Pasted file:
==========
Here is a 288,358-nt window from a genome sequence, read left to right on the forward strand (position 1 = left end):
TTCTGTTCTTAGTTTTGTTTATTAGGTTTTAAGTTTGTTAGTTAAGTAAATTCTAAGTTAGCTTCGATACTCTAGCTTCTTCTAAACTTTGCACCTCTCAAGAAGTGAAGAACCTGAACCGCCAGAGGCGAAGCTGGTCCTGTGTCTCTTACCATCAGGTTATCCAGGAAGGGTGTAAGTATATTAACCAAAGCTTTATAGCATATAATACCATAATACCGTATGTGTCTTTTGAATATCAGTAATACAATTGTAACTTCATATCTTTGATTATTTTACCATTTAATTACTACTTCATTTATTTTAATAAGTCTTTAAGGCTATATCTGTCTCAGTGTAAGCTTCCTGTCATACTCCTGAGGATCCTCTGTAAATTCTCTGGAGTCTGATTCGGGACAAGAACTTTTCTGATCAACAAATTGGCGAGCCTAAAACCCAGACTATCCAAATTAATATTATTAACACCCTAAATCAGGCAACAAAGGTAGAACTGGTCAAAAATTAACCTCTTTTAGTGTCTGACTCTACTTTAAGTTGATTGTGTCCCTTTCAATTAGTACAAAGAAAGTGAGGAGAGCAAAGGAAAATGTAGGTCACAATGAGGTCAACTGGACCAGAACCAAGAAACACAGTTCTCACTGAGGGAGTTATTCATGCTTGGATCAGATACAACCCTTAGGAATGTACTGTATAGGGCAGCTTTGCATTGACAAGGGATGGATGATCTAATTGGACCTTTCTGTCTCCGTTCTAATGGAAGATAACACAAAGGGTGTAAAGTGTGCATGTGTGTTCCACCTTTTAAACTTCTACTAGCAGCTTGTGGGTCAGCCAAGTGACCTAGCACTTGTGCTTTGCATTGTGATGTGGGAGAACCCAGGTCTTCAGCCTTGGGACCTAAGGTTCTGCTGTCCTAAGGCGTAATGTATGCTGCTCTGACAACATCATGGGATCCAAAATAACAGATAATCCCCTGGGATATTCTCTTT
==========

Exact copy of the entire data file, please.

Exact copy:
Here is a 288,358-nt window from a genome sequence, read left to right on the forward strand (position 1 = left end):
TTCTGTTCTTAGTTTTGTTTATTAGGTTTTAAGTTTGTTAGTTAAGTAAATTCTAAGTTAGCTTCGATACTCTAGCTTCTTCTAAACTTTGCACCTCTCAAGAAGTGAAGAACCTGAACCGCCAGAGGCGAAGCTGGTCCTGTGTCTCTTACCATCAGGTTATCCAGGAAGGGTGTAAGTATATTAACCAAAGCTTTATAGCATATAATACCATAATACCGTATGTGTCTTTTGAATATCAGTAATACAATTGTAACTTCATATCTTTGATTATTTTACCATTTAATTACTACTTCATTTATTTTAATAAGTCTTTAAGGCTATATCTGTCTCAGTGTAAGCTTCCTGTCATACTCCTGAGGATCCTCTGTAAATTCTCTGGAGTCTGATTCGGGACAAGAACTTTTCTGATCAACAAATTGGCGAGCCTAAAACCCAGACTATCCAAATTAATATTATTAACACCCTAAATCAGGCAACAAAGGTAGAACTGGTCAAAAATTAACCTCTTTTAGTGTCTGACTCTACTTTAAGTTGATTGTGTCCCTTTCAATTAGTACAAAGAAAGTGAGGAGAGCAAAGGAAAATGTAGGTCACAATGAGGTCAACTGGACCAGAACCAAGAAACACAGTTCTCACTGAGGGAGTTATTCATGCTTGGATCAGATACAACCCTTAGGAATGTACTGTATAGGGCAGCTTTGCATTGACAAGGGATGGATGATCTAATTGGACCTTTCTGTCTCCGTTCTAATGGAAGATAACACAAAGGGTGTAAAGTGTGCATGTGTGTTCCACCTTTTAAACTTCTACTAGCAGCTTGTGGGTCAGCCAAGTGACCTAGCACTTGTGCTTTGCATTGTGATGTGGGAGAACCCAGGTCTTCAGCCTTGGGACCTAAGGTTCTGCTGTCCTAAGGCGTAATGTATGCTGCTCTGACAACATCATGGGATCCAAAATAACAGATAATCCCCTGGGATATTCTCTTT